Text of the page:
Had Labour won last week's UK general election, it would have been a stamp of endorsement for the horrifying wave of antisemitism Corbyn and his allies of ushered in.
That would have been a catastrophe, and it was avoided.
But the tragedy of this election is that in averting that catastrophe it ushered in several other catastrophes. An unstoppable Brexit. A historically unpopular Conservative Party nonetheless receiving a giant electoral mandate to bring back brutal austerity politics. The effective legitimation of the Tories own brand of xenophobia, Islamophobia, and racism.
And worst of all, the politicians who tried to be the adults in the room ended up being punished the most.
Each of the former Labour or Conservative MPs who left their parties trying to chart a different path lost their seats. The LibDems, who at one point seemed like they might pose a viable liberal alternative to the populist fever that gripped both Labour and Tory, lost a seat (specifically, party leader Jo Swinson's seat). Most terribly, the Jewish MPs most wounded by Labour antisemitism, and who had risked the most to fight it, lost their seats. Luciana Berger will not be returning to parliament. Neither will Ruth Smeeth, or Mike Gapes. Louise Ellman was bullied out of politics altogether.
And this doesn't even get into the efforts by some on the left to "blame the Jews" -- as opposed to Jeremy Corbyn's almost ludicrously low approval ratings -- for their defeat. Between the ones who think Corbyn's failures were entirely a result of Jewish slanders, and the ones who vaguely admit that the Jews had a legitimate grievance but if they so much as dare breathe a sigh of relief that Corbyn won't be PM they're basically cheering Windrush deportations, the next few months hardly seem likely to be much more pleasant for UK Jews than the last few months.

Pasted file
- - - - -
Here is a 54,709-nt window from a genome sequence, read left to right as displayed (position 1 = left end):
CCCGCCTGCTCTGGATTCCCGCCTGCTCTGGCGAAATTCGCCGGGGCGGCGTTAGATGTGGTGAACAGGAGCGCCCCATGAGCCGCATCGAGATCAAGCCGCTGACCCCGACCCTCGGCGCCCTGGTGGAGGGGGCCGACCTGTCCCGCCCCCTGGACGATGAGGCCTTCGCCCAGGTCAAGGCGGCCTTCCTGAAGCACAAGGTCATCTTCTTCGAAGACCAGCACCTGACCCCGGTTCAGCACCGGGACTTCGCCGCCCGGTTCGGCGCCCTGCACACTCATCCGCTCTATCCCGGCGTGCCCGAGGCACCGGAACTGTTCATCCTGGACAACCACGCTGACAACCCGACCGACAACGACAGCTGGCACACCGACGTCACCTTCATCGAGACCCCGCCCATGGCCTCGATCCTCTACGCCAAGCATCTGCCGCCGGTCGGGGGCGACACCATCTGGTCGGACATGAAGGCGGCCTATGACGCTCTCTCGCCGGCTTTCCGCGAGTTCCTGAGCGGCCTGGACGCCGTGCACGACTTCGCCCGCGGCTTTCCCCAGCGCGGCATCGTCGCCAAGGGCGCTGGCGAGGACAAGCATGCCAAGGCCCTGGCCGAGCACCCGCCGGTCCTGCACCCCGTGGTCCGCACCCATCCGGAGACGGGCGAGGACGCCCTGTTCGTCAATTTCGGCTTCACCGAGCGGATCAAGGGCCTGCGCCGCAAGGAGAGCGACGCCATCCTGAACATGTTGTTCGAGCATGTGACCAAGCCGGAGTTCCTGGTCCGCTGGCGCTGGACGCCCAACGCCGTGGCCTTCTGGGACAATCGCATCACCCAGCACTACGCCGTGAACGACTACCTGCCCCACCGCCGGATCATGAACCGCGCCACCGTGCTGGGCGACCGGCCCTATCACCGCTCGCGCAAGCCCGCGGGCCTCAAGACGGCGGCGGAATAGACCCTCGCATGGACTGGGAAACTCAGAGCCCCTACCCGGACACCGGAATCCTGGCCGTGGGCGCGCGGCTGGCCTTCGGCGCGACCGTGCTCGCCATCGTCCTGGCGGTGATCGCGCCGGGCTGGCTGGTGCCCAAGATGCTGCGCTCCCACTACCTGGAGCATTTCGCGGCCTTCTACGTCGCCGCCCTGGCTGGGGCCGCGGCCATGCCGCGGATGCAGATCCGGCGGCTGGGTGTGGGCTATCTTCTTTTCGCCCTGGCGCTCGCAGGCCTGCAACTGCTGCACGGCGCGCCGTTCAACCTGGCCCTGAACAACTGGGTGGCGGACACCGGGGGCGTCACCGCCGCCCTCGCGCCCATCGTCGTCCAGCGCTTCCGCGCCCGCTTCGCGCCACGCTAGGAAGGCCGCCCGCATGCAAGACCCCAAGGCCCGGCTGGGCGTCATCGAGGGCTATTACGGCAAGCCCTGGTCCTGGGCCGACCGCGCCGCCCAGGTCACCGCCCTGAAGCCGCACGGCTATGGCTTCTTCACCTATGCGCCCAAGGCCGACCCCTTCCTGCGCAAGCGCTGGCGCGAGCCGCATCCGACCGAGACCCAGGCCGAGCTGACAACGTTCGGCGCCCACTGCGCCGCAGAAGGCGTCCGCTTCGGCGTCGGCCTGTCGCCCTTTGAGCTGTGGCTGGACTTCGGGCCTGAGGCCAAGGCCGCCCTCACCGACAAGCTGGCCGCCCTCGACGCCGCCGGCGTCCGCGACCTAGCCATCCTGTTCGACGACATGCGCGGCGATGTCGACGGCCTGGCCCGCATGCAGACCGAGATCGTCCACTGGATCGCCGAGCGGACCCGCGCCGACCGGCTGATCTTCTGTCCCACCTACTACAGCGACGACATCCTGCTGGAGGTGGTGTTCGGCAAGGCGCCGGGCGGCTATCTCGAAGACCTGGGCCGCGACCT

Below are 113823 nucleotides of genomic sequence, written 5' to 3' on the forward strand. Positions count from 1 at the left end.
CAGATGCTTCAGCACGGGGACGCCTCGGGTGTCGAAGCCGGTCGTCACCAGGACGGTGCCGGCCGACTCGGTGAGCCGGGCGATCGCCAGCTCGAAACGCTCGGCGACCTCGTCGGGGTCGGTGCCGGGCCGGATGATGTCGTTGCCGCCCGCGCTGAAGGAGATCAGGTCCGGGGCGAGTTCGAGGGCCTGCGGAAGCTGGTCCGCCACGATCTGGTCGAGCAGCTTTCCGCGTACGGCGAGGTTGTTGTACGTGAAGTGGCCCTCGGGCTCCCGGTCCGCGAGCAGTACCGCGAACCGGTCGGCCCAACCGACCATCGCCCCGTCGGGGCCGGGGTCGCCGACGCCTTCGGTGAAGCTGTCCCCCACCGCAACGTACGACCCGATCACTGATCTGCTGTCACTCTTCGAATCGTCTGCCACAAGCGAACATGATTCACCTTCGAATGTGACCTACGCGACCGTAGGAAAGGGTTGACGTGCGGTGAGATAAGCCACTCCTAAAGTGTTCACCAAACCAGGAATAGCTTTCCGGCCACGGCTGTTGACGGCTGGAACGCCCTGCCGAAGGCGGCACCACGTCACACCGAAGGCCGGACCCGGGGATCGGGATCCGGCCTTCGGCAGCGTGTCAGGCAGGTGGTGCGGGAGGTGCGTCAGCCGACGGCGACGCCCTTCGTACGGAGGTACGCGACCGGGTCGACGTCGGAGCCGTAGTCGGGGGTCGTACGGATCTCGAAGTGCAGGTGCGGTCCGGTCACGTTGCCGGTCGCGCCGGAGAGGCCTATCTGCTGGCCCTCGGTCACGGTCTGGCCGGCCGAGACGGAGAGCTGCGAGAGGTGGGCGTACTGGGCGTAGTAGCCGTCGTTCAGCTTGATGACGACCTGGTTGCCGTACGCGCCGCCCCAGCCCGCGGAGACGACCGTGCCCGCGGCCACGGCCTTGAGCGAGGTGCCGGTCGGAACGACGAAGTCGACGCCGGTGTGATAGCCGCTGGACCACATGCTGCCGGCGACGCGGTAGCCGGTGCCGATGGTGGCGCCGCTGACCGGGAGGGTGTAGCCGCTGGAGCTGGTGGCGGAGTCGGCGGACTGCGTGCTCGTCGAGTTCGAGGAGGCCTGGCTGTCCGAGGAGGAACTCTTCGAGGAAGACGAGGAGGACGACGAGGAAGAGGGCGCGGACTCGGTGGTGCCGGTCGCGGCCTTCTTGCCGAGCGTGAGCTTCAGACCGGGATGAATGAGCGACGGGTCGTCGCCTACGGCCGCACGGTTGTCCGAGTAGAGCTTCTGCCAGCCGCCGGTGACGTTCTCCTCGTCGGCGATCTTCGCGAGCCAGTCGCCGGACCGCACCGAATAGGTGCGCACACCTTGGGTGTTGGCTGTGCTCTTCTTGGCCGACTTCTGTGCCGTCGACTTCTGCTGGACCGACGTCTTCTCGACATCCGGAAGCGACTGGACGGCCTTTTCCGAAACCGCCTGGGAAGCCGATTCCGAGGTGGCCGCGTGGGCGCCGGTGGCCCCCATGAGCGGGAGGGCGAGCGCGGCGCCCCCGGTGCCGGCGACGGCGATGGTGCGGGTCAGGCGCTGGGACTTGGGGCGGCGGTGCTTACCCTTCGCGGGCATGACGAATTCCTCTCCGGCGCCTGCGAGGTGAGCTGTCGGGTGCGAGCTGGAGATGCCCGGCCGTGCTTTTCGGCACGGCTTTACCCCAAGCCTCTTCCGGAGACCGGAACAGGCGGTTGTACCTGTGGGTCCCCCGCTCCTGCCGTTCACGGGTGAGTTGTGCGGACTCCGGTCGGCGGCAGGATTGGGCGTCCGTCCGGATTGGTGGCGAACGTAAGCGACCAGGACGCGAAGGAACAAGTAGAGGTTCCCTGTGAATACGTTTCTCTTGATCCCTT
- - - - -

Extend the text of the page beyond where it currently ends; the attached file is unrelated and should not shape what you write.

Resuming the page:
Meanwhile, once one gets past the fact that Jeremy Corbyn will not occupy the Prime Minister's office, one has to look long and hard to find anything positive in the race-by-race results. Let's see: Margaret Hodge retained her seat. Chris Williamson lost his in deeply humiliating fashion. Those are nice, I guess.
But beyond that, what's worth celebrating? That Boris Johnson will be Prime Minister? That the nativist right has never felt more emboldened? That the most tangible upshot of the British public's "rejection of antisemitism" was to reject the Jews who had fought hardest against it?
A catastrophe was averted. More catastrophes are coming. There's not much to celebrate here.